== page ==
Many consumers’ financial needs revolve around international transactions, meaning they require banking services that can help them smoothly make or receive cross-border payments.
Workers who move to new countries often want to send money home to help out family members, for example, making finding convenient, cost-effective remittances options a high priority.
Many barriers stand in the way of swift and affordable remittances, however. Consumers who use legacy banks to send money across borders often face high costs and slow payment delivery times, and these pains may be even harder to bear during the current global economic slump. Employees who have lost work hours and are thus facing cash crunches can see service fees compound their monetary woes, and the health crisis could also mean that family members overseas need increased financial support. It is therefore critical that disbursements be delivered promptly and inexpensively, but old-school international transaction methods may be ill-equipped to support these demands.
Such frictions could push more financial institutions (FIs) and FinTechs to leverage Banking-as-a-Service (BaaS) solutions that can help them adapt their service models and enable quicker, lower-cost, digital cross-border payments. This Deep Dive examines the challenges involved in providing consumers with international services and examines how BaaS could help.
Legacy Remittance Pains
Consumers who use traditional FIs often confront more expensive remittance services, according to a report from the World Bank. It found that banks charged an average of 10.9 percent of a remittance’s value to send it in the third quarter, higher than the 8.59 percent charged by post offices and far higher than the 5.81 percent and 2.83 percent charged by money transfer operations and mobile operators, respectively. The report did caution that its findings on mobile money transfers could be somewhat off because such transactions constituted a small portion of the remittances it studied.
One key reason behind the high costs of overseas bank-to-bank transfers is that they are often conducted via correspondent banking networks, in which money moves between banks worldwide until it reaches its intended recipient’s FI. The payment may move through four or more different FIs during this process, with each one charging its own service fees and adding yet another step to what is already a time-consuming process.
Serving Mobile Needs
More modern payments infrastructures could help, however, with the World Bank’s Q3 analysis finding that mobile remittance methods tended to cost less than other similar services. The study analyzed remittance methods and found that those paid for via mobile money tended to incur lower fees than those funded via bank account transfers, cash or payment cards. It then separately examined the same remittances based on the methods recipients used to accept them, finding that funds received via mobile wallet tended to cost less than those accepted into bank accounts or collected in cash.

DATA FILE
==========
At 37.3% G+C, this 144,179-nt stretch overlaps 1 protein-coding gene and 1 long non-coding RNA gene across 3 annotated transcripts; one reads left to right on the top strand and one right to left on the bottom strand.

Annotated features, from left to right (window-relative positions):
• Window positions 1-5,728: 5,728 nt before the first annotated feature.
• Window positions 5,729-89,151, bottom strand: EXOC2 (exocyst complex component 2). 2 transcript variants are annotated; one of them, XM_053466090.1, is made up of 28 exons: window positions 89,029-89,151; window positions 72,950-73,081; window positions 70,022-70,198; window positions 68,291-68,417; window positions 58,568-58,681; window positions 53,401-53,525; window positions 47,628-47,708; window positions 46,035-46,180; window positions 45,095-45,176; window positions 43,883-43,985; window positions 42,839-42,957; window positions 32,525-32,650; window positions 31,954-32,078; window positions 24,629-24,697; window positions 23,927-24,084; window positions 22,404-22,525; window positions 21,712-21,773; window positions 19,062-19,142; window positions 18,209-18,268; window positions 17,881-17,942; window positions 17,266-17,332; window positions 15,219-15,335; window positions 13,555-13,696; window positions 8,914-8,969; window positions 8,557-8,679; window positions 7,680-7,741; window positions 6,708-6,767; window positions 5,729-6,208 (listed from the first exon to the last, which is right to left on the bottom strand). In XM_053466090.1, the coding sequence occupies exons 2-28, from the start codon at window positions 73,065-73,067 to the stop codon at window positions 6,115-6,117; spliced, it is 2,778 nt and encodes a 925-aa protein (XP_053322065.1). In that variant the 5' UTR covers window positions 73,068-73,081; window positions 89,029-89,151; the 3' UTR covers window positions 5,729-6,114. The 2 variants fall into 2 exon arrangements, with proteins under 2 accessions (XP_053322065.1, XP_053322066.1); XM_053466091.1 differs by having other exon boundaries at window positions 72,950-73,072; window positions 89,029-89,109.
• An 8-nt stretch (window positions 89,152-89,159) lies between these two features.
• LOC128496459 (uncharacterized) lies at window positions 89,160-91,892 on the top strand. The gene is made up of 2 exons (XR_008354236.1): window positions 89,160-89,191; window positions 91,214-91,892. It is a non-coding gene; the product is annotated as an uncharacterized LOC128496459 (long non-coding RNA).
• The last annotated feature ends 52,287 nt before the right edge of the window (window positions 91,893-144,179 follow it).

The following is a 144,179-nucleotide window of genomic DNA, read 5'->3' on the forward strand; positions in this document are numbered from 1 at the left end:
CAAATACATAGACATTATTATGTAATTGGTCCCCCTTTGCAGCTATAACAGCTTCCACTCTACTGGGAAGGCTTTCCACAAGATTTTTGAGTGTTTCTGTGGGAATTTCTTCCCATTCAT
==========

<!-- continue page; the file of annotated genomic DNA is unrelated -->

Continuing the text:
Consumers who paid for remittances using mobile money were charged 4.5 percent of the transaction’s value on average, for example, whereas they were charged 6.8 percent of the transaction’s value for payments funded via bank accounts. The study similarly found that remittances that were accepted into digital wallets incurred fees of 5.3 percent of the transaction’s value on average, whereas remittances sent into the bank accounts of recipients who used the same or partnering banks as those used by senders faced fees of 5.6 percent, and those sent to different banks faced fees of 7.24 percent on average.
Consumers do not seem to be ignorant of the cost savings that mobile cross-border payment services could offer, either. The CEO at one major international remittance provider said during a conference call that the company experienced a 104 percent increase in consumer digital transactions during Q2, for example, and the company observed strong interest in mobile wallet usage. Findings like these suggest growing appetite for mobile and other digital forms of cross-border payments.
A BaaS Boost
Not all companies that serve immigrants can meet their demands for affordable and fast cross-border payments, however. FIs may struggle to upgrade their technologies and offer convenient mobile options. Nonfinancial entities may also wish to make their offerings stickier by adding payments capabilities, but they could be unprepared to handle the regulatory requirements necessary to do so.
Some are turning to third parties to help them achieve their cross-border remittances goals. United Arab Emirates-based ride-hailing app Careem is one such company that is enhancing its services by supporting remittances. It turned to a payments partner to get the financial expertise and capabilities to enable its drivers to send money to family back in their home countries.
Companies seeking to enhance their offerings in these ways may find it particularly convenient to work with BaaS providers that can deliver money transfer capabilities and handle the associated regulatory compliance on their behalf. BaaS solutions are often offered via plug-and-play formats that enable FIs, FinTechs and other parties to quickly integrate the specific capabilities they need without developing them in-house or overhauling their systems.
Today’s consumers live in an interconnected world, and many need their banking services to reflect this reality. The traditional FIs and nonfinancial entities that can respond to the sizable demand for international transactions and remittance services are thus likely to attract and retain customers who are no longer satisfied with payment services held back by borders.